The kit best represents a vehicle produced in July 1944 as it features the early cast Geschuetznische (gun collar) without the exposed securing bolts and monobloc (one piece) gun tube, the single driver’s periscope and the rear exhausts with two additional cooling pipes added to the left exhaust.
There is a small issue in that all production Jagdpanthers up to September 1944 should have Zimmerit applied and you will have to add this to the model, either yourself or using one of the Zimmerit sets from ATAK or Cavalier. It’s a pity Dragon couldn’t have included this as they have shown on the recent King Tiger kits they can depict Zimmerit quite convincingly in plastic and this kit simply can’t be built accurately without Zimmerit added.
There are parts included in the kit for the later sectional barrel and smaller muzzle brake but only half of what is needed, I guess Dragon don’t want to give you all the options here when another later Jagdpanther is coming? There are also other parts included for the later Ausf.G2 including some exhaust parts, engine deck intakes as well as later glacis MG mounting so it doesn’t take much to see this kit is on the way.
But we are looking at this kit here so lets get on with it; about half the sprues are from the recent Panther Ausf.G kits (#6268 and #6370) with the other half new for the Jagdpanther which means there is plenty for the spares box including a couple of steel road wheels left over.
Metal and Etched parts
The standard of moulding is again excellent with the only cleanup needed being the usual fine moulding seams on the parts and the many small plastic ‘nodes’ on the parts which help keep pin marks virtually non existent but do require care when removing from the smaller parts. The extensive use of slide moulds results in some excellent details on many of the parts from the larger hull and mantlet to the very small making for a very detailed model out of the box but as with any kit there are areas that can do with a little attention.
Dimensionally the kit matches available 1:35 plans in Panzer Tracks 9-3 Jagdpanther perfectly with any discrepancies well within acceptable tolerances for printing etc. It’s interesting that the plans in the Achtung Panzer book differ in a few areas and while these are excellent references some data is a little dated with new information coming to light all the time.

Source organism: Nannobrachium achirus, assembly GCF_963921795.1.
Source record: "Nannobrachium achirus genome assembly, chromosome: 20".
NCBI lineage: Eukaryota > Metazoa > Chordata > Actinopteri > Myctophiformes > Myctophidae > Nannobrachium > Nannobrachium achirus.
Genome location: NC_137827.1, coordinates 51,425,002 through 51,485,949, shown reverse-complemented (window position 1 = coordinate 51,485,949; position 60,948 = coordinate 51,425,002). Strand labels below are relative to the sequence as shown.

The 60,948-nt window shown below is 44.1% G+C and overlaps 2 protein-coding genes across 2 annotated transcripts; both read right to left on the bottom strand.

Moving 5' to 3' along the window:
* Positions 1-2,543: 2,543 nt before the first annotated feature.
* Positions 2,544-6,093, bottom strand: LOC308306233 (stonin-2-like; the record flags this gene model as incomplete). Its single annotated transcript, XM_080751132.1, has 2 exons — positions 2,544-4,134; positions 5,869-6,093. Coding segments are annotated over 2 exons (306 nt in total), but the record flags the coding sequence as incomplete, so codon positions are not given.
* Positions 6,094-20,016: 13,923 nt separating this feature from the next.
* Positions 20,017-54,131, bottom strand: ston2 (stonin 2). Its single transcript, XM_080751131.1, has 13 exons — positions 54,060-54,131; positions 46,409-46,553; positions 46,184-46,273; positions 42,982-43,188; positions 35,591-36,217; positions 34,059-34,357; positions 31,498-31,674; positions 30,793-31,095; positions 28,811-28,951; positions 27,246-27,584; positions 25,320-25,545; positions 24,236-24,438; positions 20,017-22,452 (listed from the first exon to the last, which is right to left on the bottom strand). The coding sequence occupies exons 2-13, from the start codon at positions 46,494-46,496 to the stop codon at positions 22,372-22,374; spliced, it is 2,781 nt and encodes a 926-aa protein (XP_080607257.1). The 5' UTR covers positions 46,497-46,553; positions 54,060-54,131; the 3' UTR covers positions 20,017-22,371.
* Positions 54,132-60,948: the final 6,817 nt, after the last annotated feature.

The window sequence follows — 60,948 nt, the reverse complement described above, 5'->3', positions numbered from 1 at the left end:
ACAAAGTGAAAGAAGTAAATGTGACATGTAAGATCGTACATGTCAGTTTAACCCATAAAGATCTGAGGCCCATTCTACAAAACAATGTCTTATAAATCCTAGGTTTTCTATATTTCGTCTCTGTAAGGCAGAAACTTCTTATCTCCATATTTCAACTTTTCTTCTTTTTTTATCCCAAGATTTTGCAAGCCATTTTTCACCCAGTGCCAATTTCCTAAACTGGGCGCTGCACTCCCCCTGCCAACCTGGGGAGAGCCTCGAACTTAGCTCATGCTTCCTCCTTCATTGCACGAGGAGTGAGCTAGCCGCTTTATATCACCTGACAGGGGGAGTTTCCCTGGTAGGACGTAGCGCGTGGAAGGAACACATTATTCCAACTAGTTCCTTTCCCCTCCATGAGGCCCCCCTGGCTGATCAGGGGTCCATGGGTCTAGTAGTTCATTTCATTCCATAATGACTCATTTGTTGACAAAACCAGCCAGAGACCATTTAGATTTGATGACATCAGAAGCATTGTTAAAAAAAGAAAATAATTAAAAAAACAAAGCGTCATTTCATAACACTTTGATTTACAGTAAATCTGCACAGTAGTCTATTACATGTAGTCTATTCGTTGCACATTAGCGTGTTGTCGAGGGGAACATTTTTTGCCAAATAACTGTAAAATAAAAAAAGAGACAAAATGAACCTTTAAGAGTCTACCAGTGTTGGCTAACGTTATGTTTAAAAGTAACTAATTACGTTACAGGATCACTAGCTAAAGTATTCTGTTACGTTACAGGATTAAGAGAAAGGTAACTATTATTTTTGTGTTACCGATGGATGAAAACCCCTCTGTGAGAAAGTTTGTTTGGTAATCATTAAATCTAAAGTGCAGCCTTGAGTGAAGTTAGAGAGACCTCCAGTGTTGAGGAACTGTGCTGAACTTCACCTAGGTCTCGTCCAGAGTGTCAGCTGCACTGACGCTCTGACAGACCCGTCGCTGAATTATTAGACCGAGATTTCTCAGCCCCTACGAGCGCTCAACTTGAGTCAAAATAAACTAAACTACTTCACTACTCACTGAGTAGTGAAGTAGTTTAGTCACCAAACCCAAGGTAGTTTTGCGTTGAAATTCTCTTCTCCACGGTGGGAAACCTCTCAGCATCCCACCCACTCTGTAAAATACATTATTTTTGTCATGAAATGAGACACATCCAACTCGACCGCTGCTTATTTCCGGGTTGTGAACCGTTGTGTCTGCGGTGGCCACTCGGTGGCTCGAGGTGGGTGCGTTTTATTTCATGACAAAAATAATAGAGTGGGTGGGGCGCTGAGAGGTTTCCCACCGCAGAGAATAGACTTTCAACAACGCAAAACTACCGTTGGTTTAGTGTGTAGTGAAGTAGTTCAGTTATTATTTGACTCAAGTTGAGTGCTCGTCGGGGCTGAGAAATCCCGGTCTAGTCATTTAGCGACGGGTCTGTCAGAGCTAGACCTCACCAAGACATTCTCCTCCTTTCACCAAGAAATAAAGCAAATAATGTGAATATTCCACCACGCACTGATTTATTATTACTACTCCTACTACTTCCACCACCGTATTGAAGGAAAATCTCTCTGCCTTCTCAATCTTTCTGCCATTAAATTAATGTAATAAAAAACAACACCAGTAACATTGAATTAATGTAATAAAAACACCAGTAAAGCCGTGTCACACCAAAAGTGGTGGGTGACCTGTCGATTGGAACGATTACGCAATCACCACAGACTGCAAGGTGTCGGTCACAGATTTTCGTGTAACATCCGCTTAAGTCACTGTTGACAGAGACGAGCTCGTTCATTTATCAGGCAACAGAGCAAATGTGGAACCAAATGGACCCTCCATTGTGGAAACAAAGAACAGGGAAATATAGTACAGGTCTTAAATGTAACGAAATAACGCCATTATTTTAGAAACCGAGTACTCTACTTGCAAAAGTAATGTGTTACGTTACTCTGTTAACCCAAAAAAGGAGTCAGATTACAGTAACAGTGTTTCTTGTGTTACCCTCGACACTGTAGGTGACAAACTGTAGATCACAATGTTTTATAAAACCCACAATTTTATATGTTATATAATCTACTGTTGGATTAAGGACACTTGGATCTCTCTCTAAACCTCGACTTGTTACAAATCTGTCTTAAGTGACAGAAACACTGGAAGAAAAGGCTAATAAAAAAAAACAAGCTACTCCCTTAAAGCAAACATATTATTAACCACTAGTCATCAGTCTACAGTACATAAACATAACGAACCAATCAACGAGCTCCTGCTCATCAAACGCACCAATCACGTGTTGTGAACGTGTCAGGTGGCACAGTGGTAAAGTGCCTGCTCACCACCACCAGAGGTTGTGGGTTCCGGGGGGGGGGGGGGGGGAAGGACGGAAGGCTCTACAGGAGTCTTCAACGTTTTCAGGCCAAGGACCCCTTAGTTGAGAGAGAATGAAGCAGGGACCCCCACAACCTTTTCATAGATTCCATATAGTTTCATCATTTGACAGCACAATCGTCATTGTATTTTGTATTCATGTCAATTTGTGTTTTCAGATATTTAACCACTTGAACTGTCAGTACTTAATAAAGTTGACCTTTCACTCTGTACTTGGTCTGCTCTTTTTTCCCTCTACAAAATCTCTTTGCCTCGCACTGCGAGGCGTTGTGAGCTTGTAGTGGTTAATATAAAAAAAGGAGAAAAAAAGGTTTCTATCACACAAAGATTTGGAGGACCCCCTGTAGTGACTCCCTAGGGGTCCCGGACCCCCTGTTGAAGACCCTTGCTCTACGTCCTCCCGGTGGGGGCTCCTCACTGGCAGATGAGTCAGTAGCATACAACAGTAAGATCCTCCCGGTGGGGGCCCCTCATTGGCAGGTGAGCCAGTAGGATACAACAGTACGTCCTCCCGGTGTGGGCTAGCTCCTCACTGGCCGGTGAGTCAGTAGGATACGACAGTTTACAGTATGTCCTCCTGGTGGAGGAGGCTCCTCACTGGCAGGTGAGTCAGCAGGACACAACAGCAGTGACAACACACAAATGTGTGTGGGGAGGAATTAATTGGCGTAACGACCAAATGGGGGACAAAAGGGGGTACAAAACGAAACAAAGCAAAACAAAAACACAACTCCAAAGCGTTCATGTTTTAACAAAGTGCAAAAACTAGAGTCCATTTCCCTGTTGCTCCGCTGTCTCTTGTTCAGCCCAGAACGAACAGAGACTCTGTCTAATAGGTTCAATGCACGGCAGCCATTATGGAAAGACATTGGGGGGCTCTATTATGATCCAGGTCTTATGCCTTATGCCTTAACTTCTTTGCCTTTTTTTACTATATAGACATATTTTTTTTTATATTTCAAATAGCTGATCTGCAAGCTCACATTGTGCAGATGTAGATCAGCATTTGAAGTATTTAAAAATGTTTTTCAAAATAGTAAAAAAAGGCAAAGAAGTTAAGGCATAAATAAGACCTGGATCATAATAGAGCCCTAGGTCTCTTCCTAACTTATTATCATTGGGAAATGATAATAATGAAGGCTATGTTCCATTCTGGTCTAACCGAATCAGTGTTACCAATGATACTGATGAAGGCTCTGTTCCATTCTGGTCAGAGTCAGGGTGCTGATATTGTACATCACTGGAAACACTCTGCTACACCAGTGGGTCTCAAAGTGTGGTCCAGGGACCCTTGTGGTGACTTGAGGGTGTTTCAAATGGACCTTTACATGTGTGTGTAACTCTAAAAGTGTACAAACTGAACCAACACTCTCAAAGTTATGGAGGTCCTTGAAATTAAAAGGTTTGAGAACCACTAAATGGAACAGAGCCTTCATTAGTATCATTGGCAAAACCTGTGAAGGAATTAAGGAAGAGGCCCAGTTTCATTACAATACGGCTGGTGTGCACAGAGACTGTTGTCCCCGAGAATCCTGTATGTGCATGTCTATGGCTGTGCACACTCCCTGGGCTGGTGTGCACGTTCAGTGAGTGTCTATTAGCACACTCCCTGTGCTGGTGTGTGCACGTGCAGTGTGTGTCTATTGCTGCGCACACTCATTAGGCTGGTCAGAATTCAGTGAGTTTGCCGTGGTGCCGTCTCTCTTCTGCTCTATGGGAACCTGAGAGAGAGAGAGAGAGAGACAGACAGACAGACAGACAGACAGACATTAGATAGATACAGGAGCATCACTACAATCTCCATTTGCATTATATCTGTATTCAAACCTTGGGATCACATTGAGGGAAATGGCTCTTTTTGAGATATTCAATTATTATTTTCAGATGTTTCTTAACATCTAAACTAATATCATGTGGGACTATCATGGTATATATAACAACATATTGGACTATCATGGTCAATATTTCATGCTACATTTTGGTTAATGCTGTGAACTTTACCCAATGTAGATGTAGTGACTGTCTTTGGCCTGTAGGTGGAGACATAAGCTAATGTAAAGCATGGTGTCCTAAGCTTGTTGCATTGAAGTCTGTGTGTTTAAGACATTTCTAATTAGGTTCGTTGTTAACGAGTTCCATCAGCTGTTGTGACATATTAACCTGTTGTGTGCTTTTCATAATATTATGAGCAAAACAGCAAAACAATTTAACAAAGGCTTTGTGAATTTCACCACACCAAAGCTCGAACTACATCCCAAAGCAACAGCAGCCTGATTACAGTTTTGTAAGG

The details on the tub underside includes all the access panels and the weld seams while along the sides are the axle mounting brackets all with crisp well defined details.
The front section with the tow shackle mounting and final drive guards is new for this kit but doesn’t have the flame cut texture that was on the Panther G parts but still has the inside bolt head details.
There are also new final drive housings with separate return rollers provided but the older Panther G housings are still included so make sure you use the correct ones for this kit (parts H7, H8).
The axles have the torsion bar attached which you slip through the holes in the hull sides with inner brackets allow the axles to flex with small stops so they sit in the neutral position for a good sit and allowing the axles to flex for articulation. The ends of the torsion bars are glued in place in the bracket on the opposite hull wall and if you want the axles raised above neutral simply cut off the small stop.
There are again the three different styles of axle arms as with the previous kits and you should take care to add these at the right stations as the instructions are a little confusing here. Also note on the second axle arm there is a raised seam down the middle which should be there so don’t be tempted to remove this like the fine moulding seams on the other arms. There is also an additional small detail part added to the station 3 axle and shows the good attention to detail on the suspension.
The instructions again have an overhead plan view showing the locations of the two styles of torsion bars securing brackets plus left and right plan views showing the placement of different style axle arms which helps positioning these correctly but you will still have to take care to fit the right part in the right spot.
On the inside are two well detailed fan and radiator panels that fill the void beneath the engine deck grills nicely but obviously these will have to be painted before the final fitting of the upper hull.
Added to the rear hull side is the separate track pin guide used to push the pins back into place as they pass and the idler wheel axle is also separate and can be positioned forward or back and it’s best to leave this off until adding the tracks to allow for any adjustments required for a good fit of the tracks.
The road wheels provide are the 860mm rubber rimmed wheels with the correct 24 rim bolts nicely rendered as are the rim contours but again there is no embossing on the rubber sections as there has been in a number of other recent Dragon kits. All the wheels have details on both sides except for those joined closely together on stations 1, 3, 5 and 7 for good detail definition.